WALTHM, MA | COMPLETION 2020 | LEAD LANDSCAPE ARCHITECT
Boston Children’s Hospital is expanding clinical services at their Waltham campus by adding a new clinical building and phased renovations to the existing facilities. The new clinical building will provide space for inpatient beds, outpatient clinics and operation rooms, as well as miscellaneous support services and amenities.
The new inpatient building will grow out of a steeply sloping topography to dramatically redefine the identity of Boston Children’s Waltham campus. Highly visible from three directions, it will singularly create a new image for the hospital. A series of eight roof gardens, all with a distinct character and relationship to the interior program, are arranged throughout the building providing patients and staff access to natural elements, air, and light.
A key feature of the campus is the way it sits on the hill. This creates natural challenges in the way the campus physically relates to the adjacent neighborhood. A new series of green spaces can be created between the existing and the new tower, creating a hospital that finds not only new spaces and connections, but also a new heart. Beyond offering new outdoor amenities, these new green spaces in the heart of the campus represent an opportunity for this intervention to fundamentally transform the Waltham campus.
With Payette Architects
PUBLIC ART INSTALLATION | PROVIDENCE RI | UNDER CONSTRUCTION FOR SUMMER 2016 COMPLETION
Ten Thousand Suns is a summer-long botanical performance in which over 10,000 sunflower seeds have been planted and being nurtured over the course of the summer months, on land that until recently sat under a highway, with high compaction, low-organic material, and embedded with toxicity. A portion of the performance is simply the presence of the those who have volunteered to care for the field, with no other motive then “developing” a garden/park for everyone to enjoy.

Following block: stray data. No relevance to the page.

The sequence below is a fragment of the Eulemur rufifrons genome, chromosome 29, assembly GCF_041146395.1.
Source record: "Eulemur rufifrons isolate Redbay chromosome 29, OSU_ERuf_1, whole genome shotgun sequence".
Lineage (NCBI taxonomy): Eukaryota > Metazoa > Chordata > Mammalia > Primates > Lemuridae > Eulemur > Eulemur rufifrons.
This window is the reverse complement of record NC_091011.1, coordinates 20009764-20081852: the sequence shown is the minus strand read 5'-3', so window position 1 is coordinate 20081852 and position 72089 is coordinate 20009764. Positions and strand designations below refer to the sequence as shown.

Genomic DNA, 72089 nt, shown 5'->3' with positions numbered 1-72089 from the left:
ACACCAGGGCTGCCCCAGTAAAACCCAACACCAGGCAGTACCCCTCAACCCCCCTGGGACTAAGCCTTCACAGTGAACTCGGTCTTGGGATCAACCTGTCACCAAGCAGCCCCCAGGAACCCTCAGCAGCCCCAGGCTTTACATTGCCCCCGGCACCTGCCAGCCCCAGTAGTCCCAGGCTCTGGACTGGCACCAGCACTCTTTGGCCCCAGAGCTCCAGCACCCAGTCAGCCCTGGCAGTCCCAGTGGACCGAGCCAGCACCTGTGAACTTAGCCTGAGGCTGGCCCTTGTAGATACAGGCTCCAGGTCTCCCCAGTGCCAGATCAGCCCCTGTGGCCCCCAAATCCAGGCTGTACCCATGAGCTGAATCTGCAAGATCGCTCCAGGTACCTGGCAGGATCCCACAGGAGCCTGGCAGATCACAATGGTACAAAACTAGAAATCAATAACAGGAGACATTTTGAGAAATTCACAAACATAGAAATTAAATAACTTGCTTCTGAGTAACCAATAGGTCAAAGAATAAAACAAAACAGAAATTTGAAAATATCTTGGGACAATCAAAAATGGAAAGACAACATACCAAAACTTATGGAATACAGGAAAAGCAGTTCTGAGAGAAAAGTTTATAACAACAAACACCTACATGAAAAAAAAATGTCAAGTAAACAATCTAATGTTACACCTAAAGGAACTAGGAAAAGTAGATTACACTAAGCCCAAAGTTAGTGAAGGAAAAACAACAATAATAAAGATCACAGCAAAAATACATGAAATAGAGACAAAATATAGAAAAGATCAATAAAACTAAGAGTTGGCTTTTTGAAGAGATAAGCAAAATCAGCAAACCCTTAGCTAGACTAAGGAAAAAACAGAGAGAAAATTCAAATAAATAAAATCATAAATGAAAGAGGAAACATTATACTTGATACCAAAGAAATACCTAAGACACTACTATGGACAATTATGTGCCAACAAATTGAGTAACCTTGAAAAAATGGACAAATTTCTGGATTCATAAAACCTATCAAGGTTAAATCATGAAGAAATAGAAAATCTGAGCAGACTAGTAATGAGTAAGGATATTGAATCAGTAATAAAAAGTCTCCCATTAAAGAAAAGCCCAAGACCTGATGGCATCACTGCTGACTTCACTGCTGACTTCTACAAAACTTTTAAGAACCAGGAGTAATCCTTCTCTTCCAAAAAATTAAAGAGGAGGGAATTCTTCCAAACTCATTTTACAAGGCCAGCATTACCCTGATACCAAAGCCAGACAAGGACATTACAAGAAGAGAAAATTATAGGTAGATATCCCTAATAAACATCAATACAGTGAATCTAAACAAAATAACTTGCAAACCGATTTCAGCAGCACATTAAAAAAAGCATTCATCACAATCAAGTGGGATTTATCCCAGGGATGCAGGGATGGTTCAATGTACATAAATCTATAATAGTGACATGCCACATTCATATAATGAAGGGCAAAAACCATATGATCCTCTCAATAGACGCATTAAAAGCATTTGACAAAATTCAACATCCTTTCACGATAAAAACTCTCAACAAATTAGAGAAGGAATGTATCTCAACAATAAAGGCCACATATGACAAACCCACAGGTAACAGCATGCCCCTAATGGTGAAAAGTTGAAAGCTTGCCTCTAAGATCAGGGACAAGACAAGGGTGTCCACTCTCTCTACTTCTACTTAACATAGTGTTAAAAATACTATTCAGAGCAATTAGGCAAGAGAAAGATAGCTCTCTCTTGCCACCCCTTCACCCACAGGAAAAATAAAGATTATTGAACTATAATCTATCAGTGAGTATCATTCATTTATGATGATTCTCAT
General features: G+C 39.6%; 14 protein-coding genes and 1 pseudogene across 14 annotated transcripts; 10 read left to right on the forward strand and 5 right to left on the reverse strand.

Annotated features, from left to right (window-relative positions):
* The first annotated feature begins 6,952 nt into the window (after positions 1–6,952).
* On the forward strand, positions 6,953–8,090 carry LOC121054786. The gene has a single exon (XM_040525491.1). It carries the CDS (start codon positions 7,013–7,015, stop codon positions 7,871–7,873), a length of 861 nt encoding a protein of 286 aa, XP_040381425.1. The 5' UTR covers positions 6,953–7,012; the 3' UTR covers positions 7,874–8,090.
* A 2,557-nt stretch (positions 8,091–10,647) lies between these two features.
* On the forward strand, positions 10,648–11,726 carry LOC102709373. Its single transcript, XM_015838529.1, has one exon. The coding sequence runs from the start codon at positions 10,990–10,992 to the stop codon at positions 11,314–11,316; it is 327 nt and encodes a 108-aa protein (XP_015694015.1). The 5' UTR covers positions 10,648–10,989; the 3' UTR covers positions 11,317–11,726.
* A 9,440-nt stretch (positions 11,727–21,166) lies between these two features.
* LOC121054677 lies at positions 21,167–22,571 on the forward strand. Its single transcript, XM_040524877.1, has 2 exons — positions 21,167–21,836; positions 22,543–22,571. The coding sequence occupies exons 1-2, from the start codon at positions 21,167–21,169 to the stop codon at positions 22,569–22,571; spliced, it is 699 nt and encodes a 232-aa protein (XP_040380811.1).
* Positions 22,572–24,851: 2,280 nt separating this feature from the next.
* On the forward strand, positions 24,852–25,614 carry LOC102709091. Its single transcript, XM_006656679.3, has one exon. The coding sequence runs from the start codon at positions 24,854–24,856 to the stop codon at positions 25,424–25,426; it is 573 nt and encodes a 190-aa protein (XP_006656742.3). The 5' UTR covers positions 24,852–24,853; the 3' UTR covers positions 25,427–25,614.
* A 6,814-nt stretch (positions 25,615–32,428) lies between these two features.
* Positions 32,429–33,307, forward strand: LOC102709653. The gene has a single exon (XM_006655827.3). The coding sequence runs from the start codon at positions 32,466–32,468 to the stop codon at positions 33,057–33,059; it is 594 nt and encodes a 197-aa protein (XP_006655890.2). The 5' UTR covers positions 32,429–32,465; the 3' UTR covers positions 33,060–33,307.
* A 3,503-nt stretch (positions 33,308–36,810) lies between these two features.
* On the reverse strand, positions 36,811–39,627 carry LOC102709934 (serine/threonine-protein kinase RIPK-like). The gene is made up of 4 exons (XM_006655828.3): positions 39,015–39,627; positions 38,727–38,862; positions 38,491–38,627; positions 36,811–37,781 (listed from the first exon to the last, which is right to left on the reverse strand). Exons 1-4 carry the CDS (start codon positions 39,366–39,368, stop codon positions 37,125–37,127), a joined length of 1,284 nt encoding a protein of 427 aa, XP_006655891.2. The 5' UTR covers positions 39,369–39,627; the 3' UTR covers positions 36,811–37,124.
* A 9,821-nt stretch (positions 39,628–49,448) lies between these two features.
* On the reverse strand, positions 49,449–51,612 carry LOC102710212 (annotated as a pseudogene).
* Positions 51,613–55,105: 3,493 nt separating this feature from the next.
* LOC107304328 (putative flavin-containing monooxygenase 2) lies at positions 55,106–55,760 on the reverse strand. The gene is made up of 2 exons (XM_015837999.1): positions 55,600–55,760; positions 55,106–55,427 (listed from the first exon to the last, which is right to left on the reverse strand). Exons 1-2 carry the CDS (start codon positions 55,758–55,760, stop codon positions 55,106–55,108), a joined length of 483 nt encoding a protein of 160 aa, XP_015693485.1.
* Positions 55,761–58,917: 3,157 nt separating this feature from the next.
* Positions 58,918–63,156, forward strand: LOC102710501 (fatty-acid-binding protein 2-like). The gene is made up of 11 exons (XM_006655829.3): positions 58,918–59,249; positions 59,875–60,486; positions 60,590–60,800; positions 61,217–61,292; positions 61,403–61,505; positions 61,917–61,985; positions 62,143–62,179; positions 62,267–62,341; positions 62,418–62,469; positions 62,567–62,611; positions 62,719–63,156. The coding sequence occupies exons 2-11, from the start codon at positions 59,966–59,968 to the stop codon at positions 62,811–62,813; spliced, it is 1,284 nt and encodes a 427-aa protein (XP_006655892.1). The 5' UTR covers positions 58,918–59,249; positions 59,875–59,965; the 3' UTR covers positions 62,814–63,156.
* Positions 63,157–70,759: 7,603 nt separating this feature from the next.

Rather than using high maintenance and energy intensive large swaths of turf grass, the installation uses the bio-accumulating (removes toxins) and habitat creating properties of Helioanthus (aka, Sunflower) planted in rows in a series of large circles, leaving paths in-between for intimate exploration. The project will create a spontaneous and unique cultural identity for the citizens of Providence and its visitors during the summer months.
The project will last for the duration of the life-cycle of the sunflowers (June-October) and at the end of the sunflowers cycle they will be collectedand composted.
10,000 SUNS was created and directed by local Landscape Architect and RISD Adjunct Prof. Adam E. Anderson, but made possible by a team of volunteer artists, architects, students, friends, neighbors, and passerbyers. Permission and funding was granted by the I-195 District Commission.
"Thank you for the beautiful sunflowers, still going strong! What a wonderful gift to all of us."
"Just want to say thank you for the happiness when driving home. Makes me smile."
"I am back in RI to bury my father and seeing your installation of 10,000 suns this morning brought cheer."
"Every time I walk past 10,000 Suns it makes me so happy - thanks for making it come to life."
PUBLIC ART INSTALLATION | PROVIDENCE RI | COMPLETED SPRING 2014
The Gazing Garden is a mutation of garden ornamentation, and displays the performative qualities of the ever changing landscape. The installation was one of six commissioned proposals chosen for the 195 Commission "The Link" Project in Downtown Providence Rhode Island.
Gazing Globes have a long history dating back to the 13th century, beginning as a powerful if not mythical figure in the garden. Contemporary uses are often associated with tackier suburban or rural yard adornment. I’ve always found the reflective ball itself a beautiful object. It’s mirroring qualities are seen, but unseen, showcasing its environment rather than itself. Compounded with multiple globes, the effect can be exponentially stunning.
The “stems” the globes rest on are thought of as mutated flowers, and the “picket fence” is abstracted from the idyllic notion of a suburban garden. The globes rest in a planter bed filled with varying heights of sunflowers, a fast growing, bio-accumulating plant. As the sunflowers grow their relationship to the globes will be in constant evolution. Their natural inclination to direct